Distribution has perhaps always been something of the poor relation in European cinema. This is the continent of auteur theory where the vision of a director is paramount. Great cinema is the work of the genius - production is art, distribution is mere business.
Digital change, of course, does not entirely negate William Goldman's famous maxim that in film 'nobody knows anything.'
No amount of new technology allows a film-maker to perfectly second guess what the customer might want in the two years or so it takes to get from idea to market.
But there's a sense that not knowing what the customer wants is an exasperation for the studios but a side issue in
Commercialism can be a dirty word for many Europeans, who fear customer focus means lazy mass entertainment. Such thinking, as we shall see, flies in the face of the recent market developments in which local films have made a serious impact at the box office.
The argument of this report is that digital change for film favours the specialist over the mass market - or at least that the biggest benefits accrue to product focused on a clearly identified demographic, rather than a four-quadrant hit or hope.
This report is intended to provoke debate but it does not run away from the profound difficulties of making digital change technically and economically viable.
It is based, however, on an unapologetically optimistic assumption that customers want a wider choice of European film that the existing analogue industry cannot deliver.
The pessimistic - but if we are honest widely-held view - is that European film is a previous flower that needs protection from the
Whether one is an optimist or pessimist, it is impossible to ignore a global digital revolution that is already having an impact. It cannot be stopped by policy, law and least of all wishful thinking.
We are come years beyond the danger point of early adoption, where every change was a leap into the unkown.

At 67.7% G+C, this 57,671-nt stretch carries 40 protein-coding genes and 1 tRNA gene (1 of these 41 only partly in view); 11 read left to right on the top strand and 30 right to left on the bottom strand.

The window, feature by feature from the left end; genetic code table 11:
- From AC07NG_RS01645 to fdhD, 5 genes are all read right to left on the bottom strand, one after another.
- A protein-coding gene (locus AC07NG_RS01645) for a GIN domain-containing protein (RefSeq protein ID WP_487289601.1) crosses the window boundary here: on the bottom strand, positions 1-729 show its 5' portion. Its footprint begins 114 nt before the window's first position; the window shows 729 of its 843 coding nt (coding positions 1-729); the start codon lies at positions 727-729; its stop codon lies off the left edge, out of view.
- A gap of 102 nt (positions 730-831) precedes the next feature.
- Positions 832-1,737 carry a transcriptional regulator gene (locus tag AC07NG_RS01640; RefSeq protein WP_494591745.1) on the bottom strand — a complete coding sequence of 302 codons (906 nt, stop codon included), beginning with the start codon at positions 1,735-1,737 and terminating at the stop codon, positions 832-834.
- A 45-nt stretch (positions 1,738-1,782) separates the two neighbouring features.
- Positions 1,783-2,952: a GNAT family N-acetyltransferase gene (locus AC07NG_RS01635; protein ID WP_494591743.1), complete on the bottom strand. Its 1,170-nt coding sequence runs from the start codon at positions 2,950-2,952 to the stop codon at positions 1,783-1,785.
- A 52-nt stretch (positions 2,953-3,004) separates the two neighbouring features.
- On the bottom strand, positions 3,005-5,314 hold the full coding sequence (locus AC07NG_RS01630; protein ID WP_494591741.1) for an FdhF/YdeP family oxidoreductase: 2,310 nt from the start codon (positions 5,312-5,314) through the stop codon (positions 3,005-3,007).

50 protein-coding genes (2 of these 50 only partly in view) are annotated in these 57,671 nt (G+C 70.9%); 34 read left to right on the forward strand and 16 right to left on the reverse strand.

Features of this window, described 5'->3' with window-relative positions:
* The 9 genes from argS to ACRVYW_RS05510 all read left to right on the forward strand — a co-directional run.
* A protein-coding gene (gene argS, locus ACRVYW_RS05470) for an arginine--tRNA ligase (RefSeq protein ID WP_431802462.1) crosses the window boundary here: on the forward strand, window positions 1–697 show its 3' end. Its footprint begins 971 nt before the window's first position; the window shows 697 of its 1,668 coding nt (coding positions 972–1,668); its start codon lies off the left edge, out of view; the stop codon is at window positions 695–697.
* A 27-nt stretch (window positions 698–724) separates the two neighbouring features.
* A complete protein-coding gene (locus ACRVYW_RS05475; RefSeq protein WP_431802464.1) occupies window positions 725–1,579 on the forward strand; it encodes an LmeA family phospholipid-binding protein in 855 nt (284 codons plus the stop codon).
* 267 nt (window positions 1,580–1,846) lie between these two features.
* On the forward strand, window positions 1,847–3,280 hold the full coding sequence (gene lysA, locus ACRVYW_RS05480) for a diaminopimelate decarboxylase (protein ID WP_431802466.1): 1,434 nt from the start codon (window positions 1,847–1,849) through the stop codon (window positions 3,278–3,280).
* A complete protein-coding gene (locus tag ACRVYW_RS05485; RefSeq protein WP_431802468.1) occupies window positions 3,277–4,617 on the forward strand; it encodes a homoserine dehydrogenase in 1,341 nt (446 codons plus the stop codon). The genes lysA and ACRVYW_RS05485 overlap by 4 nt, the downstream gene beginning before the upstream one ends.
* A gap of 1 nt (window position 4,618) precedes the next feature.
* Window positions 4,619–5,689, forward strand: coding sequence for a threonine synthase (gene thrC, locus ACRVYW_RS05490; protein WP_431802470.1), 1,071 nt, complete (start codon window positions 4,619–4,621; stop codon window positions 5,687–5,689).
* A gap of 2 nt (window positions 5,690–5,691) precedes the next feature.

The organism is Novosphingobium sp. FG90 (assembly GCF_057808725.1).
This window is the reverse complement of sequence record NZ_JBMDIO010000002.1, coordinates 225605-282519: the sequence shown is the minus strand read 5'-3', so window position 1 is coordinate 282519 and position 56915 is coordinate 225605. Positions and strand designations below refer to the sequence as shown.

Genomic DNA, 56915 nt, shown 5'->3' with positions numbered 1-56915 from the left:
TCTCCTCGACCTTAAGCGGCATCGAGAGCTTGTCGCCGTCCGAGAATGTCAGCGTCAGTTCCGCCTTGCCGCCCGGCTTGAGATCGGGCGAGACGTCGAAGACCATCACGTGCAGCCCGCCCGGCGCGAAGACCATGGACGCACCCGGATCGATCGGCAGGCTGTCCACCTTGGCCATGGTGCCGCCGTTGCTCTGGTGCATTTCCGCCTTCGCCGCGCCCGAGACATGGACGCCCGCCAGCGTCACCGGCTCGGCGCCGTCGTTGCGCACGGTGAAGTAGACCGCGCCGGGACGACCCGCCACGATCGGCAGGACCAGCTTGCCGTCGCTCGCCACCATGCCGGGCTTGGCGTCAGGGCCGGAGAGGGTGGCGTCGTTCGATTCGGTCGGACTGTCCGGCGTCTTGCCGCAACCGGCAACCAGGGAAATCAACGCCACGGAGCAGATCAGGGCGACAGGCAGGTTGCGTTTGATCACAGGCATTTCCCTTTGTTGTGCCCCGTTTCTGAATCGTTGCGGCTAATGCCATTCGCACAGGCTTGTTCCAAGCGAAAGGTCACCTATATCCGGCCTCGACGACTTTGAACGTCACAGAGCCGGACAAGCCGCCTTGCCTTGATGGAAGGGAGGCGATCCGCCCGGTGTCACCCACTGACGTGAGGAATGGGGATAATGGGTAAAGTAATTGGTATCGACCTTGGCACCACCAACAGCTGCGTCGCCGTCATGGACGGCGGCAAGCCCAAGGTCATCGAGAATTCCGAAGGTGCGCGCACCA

That is not to say that there are certainties - perhaps we have the advantage of known unknowns rather than being completely in the dark.
As we will see, there are enormous challenges that may be all but impossible to surmount for some. But the technologies on which the future is being built are now generally stable and the
Wait and see is surely no longer a sensible policy for European film.
The industry needs to be aware that challenges the status quo are coming not only from the US but from net-native newcomers, for whom the current debate about digital transformation looks like a rearrangement of the deckchairs on the Titanic.
New cameras and post-production software are lowering the entry cost of film-making, even if the costs of talent and demands for ever greater spectacle are not doing the same at the blockbuster end.
In that sense the talk of digital democratisation is certainly true. Today's enthusiast posting content to YouTube content might indeed be tomorrow's feature film director. If film can really become a participation sport, then it is possible to widen film-making beyond the current elite domination in
Cultural diversisty would then mean something beyond protecting establishment culture from the real or imagined cultural imperialism of
It's not too fanciful to make comparisons to punk rock in the 1970s or perhaps skiffle in the 1950s, in which music became what you made rather than what musicians gave to you.
This report argues that these newcomers will want to create the new world in their own image, rather than relying on the industry to change.
new voices - new audiences
But where the digital era can be really revolutionary is in allowing those films to be seen. New voices are vital but the focus for anyone wishing to understand what's happening needs to be at the other end of the chain - on the end customer.